Ruth Gordon earned an Oscar as Rosemary and Guy Woodhouse’s busybody neighbor Minnie Castavet, wife of Roman and nonplussed chief operations officer of the coven. Yes, Roman made a good figurehead, but somebody has to just keep things moving. And as long as she ate the mouse, everything’s fine.

Mother (Fons Rademakers), Daughters of Darkness (1971)

One of the many glorious things about Harry Kumel’s decadent 1971 vampire fable is the way it feels like two or three different films colliding into one elegant bloodletting. Mother casts a looming shadow over one of those storylines, that of a young, beautiful couple recently married, Stefan and Valerie. Even before they’re ensnared in Countess Bathory’s love web, Stefan (an irredeemable asshole if ever there was one) needs to figure out how to break the news of his nuptials to Mother.

Whenever a new character makes you simply need to hear an entirely other story, one focused on whatever they’re not telling you about that character, you know you have a winner. The way Fons Rademakers pets his butler’s head, holds court in the greenhouse, and wields unspecified but somehow sinister power over Stefan begs for its own movie.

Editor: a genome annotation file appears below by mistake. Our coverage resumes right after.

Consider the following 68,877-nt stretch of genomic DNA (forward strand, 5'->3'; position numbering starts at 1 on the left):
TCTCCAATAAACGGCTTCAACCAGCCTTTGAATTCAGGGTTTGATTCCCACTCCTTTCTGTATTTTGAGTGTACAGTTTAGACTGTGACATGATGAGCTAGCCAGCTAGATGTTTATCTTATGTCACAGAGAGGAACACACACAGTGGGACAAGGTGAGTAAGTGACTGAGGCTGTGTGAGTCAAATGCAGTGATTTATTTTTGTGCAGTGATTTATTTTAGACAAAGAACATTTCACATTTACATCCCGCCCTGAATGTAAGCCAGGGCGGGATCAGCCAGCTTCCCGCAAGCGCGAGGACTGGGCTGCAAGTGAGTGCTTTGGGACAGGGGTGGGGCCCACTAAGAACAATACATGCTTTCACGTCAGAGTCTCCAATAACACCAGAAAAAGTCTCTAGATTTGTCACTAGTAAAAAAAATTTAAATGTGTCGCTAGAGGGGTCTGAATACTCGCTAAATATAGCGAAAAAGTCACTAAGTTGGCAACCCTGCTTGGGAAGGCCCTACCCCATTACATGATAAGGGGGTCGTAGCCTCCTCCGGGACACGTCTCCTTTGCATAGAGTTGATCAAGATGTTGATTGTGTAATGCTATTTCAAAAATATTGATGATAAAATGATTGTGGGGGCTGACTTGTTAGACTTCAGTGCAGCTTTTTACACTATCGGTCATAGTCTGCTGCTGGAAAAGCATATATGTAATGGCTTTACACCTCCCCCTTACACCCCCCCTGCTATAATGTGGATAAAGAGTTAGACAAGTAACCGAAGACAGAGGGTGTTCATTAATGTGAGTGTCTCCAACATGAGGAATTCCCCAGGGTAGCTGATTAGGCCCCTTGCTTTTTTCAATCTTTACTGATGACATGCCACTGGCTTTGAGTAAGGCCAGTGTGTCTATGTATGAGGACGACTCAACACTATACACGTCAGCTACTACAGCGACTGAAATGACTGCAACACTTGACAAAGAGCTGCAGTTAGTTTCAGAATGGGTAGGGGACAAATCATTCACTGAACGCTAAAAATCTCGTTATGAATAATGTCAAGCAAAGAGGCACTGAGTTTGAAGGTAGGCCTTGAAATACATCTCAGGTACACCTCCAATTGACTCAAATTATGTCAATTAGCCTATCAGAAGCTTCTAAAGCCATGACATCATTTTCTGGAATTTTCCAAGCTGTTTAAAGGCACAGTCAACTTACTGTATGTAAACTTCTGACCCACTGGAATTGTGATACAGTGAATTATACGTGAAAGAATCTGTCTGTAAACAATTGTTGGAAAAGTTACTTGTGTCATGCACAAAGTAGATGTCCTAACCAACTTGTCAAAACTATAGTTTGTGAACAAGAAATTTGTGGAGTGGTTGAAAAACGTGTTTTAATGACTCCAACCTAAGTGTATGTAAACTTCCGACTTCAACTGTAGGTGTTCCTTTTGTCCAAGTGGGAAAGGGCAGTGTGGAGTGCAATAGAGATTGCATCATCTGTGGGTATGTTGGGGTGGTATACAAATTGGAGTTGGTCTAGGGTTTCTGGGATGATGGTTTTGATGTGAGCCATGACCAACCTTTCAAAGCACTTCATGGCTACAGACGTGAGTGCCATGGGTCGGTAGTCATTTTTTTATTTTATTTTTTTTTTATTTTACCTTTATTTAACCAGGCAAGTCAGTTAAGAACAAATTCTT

Mrs. Baylock (Billie Whitelaw), The Omen (1976)

From the moment she takes the screen, Mrs. Baylock is the new sheriff in town. She quietly yet immediately takes control of the Thorn household. If you didn’t know who was alpha, you only need to see who the dog listens to. Yep, Richard Thorn is in trouble. To say nothing of his poor, useless wife Catherine.

Tangina (Zelda Rubenstein), Poltergeist (1982)

Walks in the house, owns the place. Tangina is a force of nature with a soft little lilt and a no-nonsense approach to cleaning the Freeling house. Her confidence gives the character more than a huckster vibe, although there is a sense of showmanship to everything she does. But when she is addressing the living, it’s best not to give trick answers.

Zelda (Andrew Hubatsek), Pet Sematary (1989)

Scary as hell. Sure, the cat, little Gage, that guy with the brain on the outside of his skull—all of it has its horror charm. But the real nightmare in Mary Lamber’s adaptation of the Stephen King tale is Rachel Creed’s guilty memory of the sister who terrified and horrified her, the sister she believes died—at least in part—due to her own negligence and hatred. Thanks to the angular, monstrous vision of Andrew Hubastek in a nightdress, all contorting ribcage and spine, Zelda became easily the scariest thing in the film.